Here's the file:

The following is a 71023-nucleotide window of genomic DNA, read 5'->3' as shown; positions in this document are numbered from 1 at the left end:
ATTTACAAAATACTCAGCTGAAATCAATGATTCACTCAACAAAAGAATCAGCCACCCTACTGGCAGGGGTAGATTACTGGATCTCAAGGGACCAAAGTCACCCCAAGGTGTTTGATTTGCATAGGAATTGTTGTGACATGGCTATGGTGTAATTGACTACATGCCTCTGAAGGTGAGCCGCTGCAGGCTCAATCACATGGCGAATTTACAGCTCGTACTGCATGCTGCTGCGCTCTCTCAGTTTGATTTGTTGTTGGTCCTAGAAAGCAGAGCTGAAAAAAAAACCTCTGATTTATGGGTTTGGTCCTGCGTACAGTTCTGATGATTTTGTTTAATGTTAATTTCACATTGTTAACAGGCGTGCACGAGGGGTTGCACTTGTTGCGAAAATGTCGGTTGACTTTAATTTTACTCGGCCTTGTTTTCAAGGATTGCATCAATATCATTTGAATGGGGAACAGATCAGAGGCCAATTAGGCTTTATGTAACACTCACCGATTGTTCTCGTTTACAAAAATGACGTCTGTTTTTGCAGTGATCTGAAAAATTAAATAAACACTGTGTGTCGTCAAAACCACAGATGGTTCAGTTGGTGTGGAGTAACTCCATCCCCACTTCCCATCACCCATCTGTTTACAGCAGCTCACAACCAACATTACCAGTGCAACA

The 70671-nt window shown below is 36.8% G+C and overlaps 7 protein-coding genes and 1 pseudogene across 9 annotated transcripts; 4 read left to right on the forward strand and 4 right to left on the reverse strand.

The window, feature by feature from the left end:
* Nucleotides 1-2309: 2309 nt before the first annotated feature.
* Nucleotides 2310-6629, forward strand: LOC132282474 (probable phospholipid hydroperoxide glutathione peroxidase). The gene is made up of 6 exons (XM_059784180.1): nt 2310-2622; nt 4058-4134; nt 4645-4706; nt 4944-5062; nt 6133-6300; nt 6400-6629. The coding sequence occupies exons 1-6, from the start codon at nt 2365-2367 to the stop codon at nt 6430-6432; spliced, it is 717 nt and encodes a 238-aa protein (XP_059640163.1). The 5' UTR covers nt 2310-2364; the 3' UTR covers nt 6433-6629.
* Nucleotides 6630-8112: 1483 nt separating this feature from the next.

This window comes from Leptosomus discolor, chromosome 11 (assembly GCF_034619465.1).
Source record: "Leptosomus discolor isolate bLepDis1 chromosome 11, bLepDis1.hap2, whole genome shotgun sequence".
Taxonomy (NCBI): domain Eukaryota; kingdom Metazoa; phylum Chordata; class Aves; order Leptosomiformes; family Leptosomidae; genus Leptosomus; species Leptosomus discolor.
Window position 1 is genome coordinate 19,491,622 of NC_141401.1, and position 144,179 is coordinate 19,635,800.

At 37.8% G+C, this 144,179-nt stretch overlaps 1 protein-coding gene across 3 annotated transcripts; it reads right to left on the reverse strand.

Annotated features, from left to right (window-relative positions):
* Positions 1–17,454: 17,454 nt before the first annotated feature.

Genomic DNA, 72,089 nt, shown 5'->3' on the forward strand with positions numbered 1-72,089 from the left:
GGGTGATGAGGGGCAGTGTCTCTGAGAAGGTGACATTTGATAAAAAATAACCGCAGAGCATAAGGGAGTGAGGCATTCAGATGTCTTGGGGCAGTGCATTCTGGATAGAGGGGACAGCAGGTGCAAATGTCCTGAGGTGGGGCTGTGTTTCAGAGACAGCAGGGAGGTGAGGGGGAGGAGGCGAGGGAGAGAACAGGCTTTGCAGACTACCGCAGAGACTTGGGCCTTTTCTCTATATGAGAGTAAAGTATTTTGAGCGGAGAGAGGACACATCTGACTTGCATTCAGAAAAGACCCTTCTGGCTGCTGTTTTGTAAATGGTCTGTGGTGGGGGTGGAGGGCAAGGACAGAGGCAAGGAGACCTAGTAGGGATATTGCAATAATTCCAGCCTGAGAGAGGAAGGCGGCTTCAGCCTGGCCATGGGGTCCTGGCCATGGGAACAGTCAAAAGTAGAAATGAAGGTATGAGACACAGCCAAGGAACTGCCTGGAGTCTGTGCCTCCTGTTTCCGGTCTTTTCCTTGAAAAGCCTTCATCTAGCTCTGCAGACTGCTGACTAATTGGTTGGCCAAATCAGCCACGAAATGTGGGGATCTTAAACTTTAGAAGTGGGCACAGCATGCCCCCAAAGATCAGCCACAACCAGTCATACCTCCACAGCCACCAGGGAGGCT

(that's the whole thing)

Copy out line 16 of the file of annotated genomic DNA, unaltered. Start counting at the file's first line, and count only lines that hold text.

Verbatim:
GGGTGATGAGGGGCAGTGTCTCTGAGAAGGTGACATTTGATAAAAAATAACCGCAGAGCATAAGGGAGTGAGGCATTCAGATGTCTTGGGGCAGTGCATTCTGGATAGAGGGGACAGCAGGTGCAAATGTCCTGAGGTGGGGCTGTGTTTCAGAGACAGCAGGGAGGTGAGGGGGAGGAGGCGAGGGAGAGAACAGGCTTTGCAGACTACCGCAGAGACTTGGGCCTTTTCTCTATATGAGAGTAAAGTATTTTGAGCGGAGAGAGGACACATCTGACTTGCATTCAGAAAAGACCCTTCTGGCTGCTGTTTTGTAAATGGTCTGTGGTGGGGGTGGAGGGCAAGGACAGAGGCAAGGAGACCTAGTAGGGATATTGCAATAATTCCAGCCTGAGAGAGGAAGGCGGCTTCAGCCTGGCCATGGGGTCCTGGCCATGGGAACAGTCAAAAGTAGAAATGAAGGTATGAGACACAGCCAAGGAACTGCCTGGAGTCTGTGCCTCCTGTTTCCGGTCTTTTCCTTGAAAAGCCTTCATCTAGCTCTGCAGACTGCTGACTAATTGGTTGGCCAAATCAGCCACGAAATGTGGGGATCTTAAACTTTAGAAGTGGGCACAGCATGCCCCCAAAGATCAGCCACAACCAGTCATACCTCCACAGCCACCAGGGAGGCT